Climate Change: A Plausibility Check
No doubt there are many reasons for the existence of climate skepticism, but at least one is probably based on a sense of scale. The amount of CO2 emissions is large in absolute term — now about 10 gigatons per year roughly speaking — but the atmosphere is much, much bigger. Of course, CO2 has been accumulating, so the amount in the atmosphere is larger by a significant factor, but it’s still very small compared with the total atmosphere. Is the climate sensitive sensitive to atmospheric changes of this magnitude?
The answer is clearly yes — the climate really is that sensitive to at least some substances. Mount Pinatubo erupted in 1991. The eruption released into the atmosphere approximately 10 gigatons of magma, and 20 megatons of SO2,This caused a temperature decrease in the Northern hemisphere of 0.5–0.6 °C (0.9–1.1 °F), and a global fall of about 0.4 °C (0.7 °F).
The Pinatubo effect seems to be clear and, so far as I can tell, isn’t contested. For example, this chart is from a climate denial website:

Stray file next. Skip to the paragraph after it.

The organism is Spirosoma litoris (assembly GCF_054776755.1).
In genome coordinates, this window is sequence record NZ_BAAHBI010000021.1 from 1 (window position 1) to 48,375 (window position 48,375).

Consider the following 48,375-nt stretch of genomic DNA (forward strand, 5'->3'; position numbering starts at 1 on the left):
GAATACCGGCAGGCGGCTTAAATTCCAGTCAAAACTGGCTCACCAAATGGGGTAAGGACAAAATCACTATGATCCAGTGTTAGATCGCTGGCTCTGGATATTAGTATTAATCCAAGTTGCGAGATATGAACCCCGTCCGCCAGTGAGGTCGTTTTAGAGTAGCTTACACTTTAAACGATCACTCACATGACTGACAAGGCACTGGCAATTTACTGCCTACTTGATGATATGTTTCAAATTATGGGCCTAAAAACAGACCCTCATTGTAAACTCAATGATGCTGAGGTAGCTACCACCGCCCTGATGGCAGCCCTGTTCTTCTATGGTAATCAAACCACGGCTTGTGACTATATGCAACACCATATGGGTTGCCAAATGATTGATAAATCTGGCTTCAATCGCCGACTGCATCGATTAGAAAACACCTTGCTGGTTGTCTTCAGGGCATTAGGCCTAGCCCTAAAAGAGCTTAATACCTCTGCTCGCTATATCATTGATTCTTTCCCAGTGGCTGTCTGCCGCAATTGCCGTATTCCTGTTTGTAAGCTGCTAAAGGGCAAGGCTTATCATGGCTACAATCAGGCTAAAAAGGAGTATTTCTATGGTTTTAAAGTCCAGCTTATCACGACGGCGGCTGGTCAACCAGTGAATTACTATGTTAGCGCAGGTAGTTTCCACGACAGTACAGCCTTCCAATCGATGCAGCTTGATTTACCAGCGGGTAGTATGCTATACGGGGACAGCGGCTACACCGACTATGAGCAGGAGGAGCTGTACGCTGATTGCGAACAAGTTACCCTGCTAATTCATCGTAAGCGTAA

Of course, the fact small changes in some components (suspended solids and SO2) can have a significant climate impact doesn’t prove that larger amounts of CO2 are changing the climate, any more than the fact that one substance is poisonous proves that another one is. What it does show, however, is that even small traces of substances can have significant climate impacts. So the claim that CO2 and other GHGs have such impacts cannot be rejected as implausible merely because CO2 is a trace gas.
By the way, the climate denial site argues from this that climate responds quickly to changes in radiative forcing and that therefore CO2 levels have already changed the climate as much as they ever will. I think this overlooks feedback effects, the heat capacity of the ocean, and the difference between a transitory change in radiative forcing and one that lasts decades or centuries. Some poisons kill quickly or not at all; others accumulate over time to deadly effect.
Dan Farber has written and taught on environmental and constitutional law as well as about contracts, jurisprudence and legislation. Currently at Berkeley Law, he has al…READ more